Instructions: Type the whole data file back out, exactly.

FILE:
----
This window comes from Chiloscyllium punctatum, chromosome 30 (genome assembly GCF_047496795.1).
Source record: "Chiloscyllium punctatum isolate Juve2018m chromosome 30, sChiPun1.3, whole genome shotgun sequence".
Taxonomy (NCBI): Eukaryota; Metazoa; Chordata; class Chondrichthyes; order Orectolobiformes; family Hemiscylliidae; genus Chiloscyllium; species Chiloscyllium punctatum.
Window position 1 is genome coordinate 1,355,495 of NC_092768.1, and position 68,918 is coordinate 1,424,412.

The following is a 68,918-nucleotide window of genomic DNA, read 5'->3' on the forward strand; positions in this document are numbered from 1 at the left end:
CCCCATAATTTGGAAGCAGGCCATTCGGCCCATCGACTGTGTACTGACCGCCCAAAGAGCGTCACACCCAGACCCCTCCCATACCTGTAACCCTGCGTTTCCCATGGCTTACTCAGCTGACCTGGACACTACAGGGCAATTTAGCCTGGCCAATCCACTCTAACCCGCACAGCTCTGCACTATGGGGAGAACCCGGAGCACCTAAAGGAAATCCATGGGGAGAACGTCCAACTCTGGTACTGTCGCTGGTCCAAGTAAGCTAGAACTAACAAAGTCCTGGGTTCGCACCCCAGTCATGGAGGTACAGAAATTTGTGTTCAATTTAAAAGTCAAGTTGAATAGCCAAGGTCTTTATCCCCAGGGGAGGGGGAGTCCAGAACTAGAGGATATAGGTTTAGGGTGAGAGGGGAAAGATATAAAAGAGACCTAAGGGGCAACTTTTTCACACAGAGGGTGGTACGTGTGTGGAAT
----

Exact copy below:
This window comes from Chiloscyllium punctatum, chromosome 30 (genome assembly GCF_047496795.1).
Source record: "Chiloscyllium punctatum isolate Juve2018m chromosome 30, sChiPun1.3, whole genome shotgun sequence".
Taxonomy (NCBI): Eukaryota; Metazoa; Chordata; class Chondrichthyes; order Orectolobiformes; family Hemiscylliidae; genus Chiloscyllium; species Chiloscyllium punctatum.
Window position 1 is genome coordinate 1,355,495 of NC_092768.1, and position 68,918 is coordinate 1,424,412.

The following is a 68,918-nucleotide window of genomic DNA, read 5'->3' on the forward strand; positions in this document are numbered from 1 at the left end:
CCCCATAATTTGGAAGCAGGCCATTCGGCCCATCGACTGTGTACTGACCGCCCAAAGAGCGTCACACCCAGACCCCTCCCATACCTGTAACCCTGCGTTTCCCATGGCTTACTCAGCTGACCTGGACACTACAGGGCAATTTAGCCTGGCCAATCCACTCTAACCCGCACAGCTCTGCACTATGGGGAGAACCCGGAGCACCTAAAGGAAATCCATGGGGAGAACGTCCAACTCTGGTACTGTCGCTGGTCCAAGTAAGCTAGAACTAACAAAGTCCTGGGTTCGCACCCCAGTCATGGAGGTACAGAAATTTGTGTTCAATTTAAAAGTCAAGTTGAATAGCCAAGGTCTTTATCCCCAGGGGAGGGGGAGTCCAGAACTAGAGGATATAGGTTTAGGGTGAGAGGGGAAAGATATAAAAGAGACCTAAGGGGCAACTTTTTCACACAGAGGGTGGTACGTGTGTGGAAT